Cu Chi – The Tunnels of the Vietcong in the Vietnam War (Vietnam)

Categories: Travel reports, Asia, Vietnam

We spent the last day of our tour “Typical Vietnam” with Gebeco with a trip to the tunnels of Cu Chi, which served the Vietcong during the Vietnam War as a retreat and operational base.


Things to know about the Cu Chi’s tunnels

The Cu Chi Tunnels are located about 60 kilometers northwest of Saigon and are a tunnel systemin which Vietnamese partisans hid during the Vietnam War from 1960 to 1975. The first tunnels had already been dug in 1948 in the fight against the French to protect weapons, supplies and people. When the US later sent troops to Vietnam, they set up a headquarters not far from Cu Chi – and at that time had no idea that the enemy was lurking among them all the time.

War relics of the Vietnam War

At the entrance of the facility there are some wartime relics ona meadow, such as tanks, guns and combat helicopters.

The construction of the tunnels

In the 1960s, the tunnel system was massively expanded until it ended up with a total length of about 200 kilometers and spread over three levels. The top level was about 3 to 4 meters underground. The second floor was 6 meters underground and served as a shelter for children, the elderly and injured soldiers. The lowest level was 8 to 10 meters underground and housed hospitals and other health resorts. The underground buildings were connected by tunnels of approx. 80 cm height and 60 cm wide. Originally, the tunnels were dug so narrowly that no non-Vietnamese could pass through. During the Vietnam War, however, U.S. Army soldiers actually managed to capture some entrances and sections. However, they failed relatively quickly due to the dimensions of this huge tunnel system and the tricks and deceptions of the enemy Vietcong.

A demonstration for the entry hole to the tunnels

One of the local guides who accompanied us on the tour of the site demonstrated to us very well how the Vietcong could slip unnoticed into the tunnels. The entrances to the tunnels were ground holes camouflaged with grass cover and foliage. In some cases, the entrances were also secured by simple but effective traps such as bamboo skewers.

A walk through a tunnel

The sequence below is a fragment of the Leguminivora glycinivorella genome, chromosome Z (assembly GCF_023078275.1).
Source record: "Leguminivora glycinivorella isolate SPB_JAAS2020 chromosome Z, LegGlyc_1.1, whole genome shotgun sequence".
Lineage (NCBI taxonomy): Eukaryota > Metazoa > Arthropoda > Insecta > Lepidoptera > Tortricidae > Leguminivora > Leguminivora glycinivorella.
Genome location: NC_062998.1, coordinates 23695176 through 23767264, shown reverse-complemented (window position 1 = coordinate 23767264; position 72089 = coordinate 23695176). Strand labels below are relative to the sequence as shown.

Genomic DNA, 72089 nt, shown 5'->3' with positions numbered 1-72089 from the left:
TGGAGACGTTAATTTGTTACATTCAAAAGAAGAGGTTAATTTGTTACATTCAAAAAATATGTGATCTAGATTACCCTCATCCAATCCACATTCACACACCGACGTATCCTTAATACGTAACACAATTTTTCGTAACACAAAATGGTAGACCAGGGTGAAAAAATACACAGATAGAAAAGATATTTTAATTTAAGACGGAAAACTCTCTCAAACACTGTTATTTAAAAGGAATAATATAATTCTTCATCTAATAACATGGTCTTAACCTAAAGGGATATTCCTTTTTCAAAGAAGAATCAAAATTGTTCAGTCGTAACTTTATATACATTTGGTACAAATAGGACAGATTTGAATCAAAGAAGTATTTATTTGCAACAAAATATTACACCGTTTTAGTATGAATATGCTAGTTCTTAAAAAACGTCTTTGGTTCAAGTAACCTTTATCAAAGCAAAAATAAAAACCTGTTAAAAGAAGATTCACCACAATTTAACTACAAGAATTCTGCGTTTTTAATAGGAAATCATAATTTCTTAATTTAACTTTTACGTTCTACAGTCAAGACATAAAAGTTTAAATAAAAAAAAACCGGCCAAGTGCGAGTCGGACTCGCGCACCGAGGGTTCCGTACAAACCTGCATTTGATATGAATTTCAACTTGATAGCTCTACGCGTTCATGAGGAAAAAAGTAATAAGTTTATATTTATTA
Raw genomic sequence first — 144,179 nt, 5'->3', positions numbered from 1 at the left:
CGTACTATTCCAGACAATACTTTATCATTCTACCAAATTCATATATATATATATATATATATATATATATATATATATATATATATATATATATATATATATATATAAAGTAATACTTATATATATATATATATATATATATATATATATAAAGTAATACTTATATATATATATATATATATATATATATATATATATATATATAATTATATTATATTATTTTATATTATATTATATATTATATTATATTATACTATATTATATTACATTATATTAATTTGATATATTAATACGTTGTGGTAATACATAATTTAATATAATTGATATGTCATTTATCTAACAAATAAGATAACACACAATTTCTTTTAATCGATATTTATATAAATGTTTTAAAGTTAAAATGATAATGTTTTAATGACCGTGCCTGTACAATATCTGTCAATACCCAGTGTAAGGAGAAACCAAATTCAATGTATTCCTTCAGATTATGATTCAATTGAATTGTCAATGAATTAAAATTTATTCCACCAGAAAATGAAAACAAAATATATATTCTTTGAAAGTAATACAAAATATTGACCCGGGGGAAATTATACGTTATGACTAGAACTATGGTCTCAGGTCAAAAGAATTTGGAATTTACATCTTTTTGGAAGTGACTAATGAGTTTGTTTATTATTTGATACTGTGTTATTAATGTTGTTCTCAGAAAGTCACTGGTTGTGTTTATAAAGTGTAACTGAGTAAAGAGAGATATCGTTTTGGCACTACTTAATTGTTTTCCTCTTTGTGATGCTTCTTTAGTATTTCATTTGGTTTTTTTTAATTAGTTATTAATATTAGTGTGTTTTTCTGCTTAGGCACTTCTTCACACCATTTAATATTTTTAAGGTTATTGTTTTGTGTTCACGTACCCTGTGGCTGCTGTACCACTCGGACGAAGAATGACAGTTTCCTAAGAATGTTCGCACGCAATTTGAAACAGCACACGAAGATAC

Most of Cu Chi’s tunnels have since fallen into disrepair or been buried. Only a few courses have been preserved, through which you can walk yourself. In the meantime, this was artificially widened for tourists, i.e. extended to a height of 1.20 metres and a width of 0.80 metres. However, there was also a tunnel, which still had the original size of about 0.8 meters height and 0.6 meters width – and of course we are “swept through” here in the duck aisle, because we just wanted to know how this must have felt earlier. And we only have the slighthint of a clue. The tightness, the oppressive air and the darkness… with little food and a life in a state of war. It must have pushed the Vietcongs to their limits.

More impressions of the Cu Chi tunnels

The tour of the grounds of the Cu Chi Tunnel impressed us very much. It is also interesting that the American forces, despite several attempts to destroy the tunnels, failed to destroy them – neither by flooding, by heavy bombardment, or by the introduction of poison gas.

After a 1.5 hour tour of the facility we made our way back to Saigon, where we arrived again in the afternoon. We had a few hours of free time in Saigon before our plane went back to Germany in the evening.

It was a wonderful round trip with Gebeco, during which we could get to know a lot of this beautiful country: unforgettable nature, great sights, an impressive history, delicious food, friendly people and a glimpse into the culture of the country ❤

All travelogues from Vietnam

During our 10-day trip with Gebeco through Vietnam we got to know many different sides of the country. Starting with the pulsating capital Hanoi and the millions of scooters on the streets, the majestic beauty of Halong Bay, an exciting night train ride to the cultural centre of Hue, further to the old town of Hoi An, which is a UNESCO World Heritage Site, and on to the megacity of Saigon in the south of the country. Our trip was very varied and full of contrasts and here you can find an overview of all travel reports: 7 Days Vietnam » Day 1: Our trip “Typical Vietnam!” with Gebeco (Vietnam)
» Day 2: Hanoi – Tourist Attractions, Things to Do & Photo spots (Vietnam)
» Day 3: Halong Bay – A day trip from Hanoi (Vietnam)
» Day 3: The Night Train from Hanoi to Hue (Vietnam)
» Day 4: Hue – Citadel & Imperial Palace with the Forbidden City (Vietnam)
» Day 4: Hue – Emperor’s Tomb of Minh Mang & Thien Mu Pagoda (Vietnam)
» Day 5: From Hue to Hoi An – The Cloud Pass & Da Nang (Vietnam)
» Day 5: Hoi An – Tourist Attractions, Things to Do & Photo spots (Vietnam)
» Day 6: My Son – The ruins of the ancient temple city at Hoi An (Vietnam)
» Day 7: Saigon – Die Sehenswürdigkeiten von Ho Chi Minh Stadt
» Day 7: Saigon – A culinary Vespa tour of the city (Vietnam)
» Day 8: The Mekong Delta – A bike & boat tour (Vietnam)
» Day 9: Cu Chi – The Tunnels of the Vietcong in the Vietnam War (Vietnam)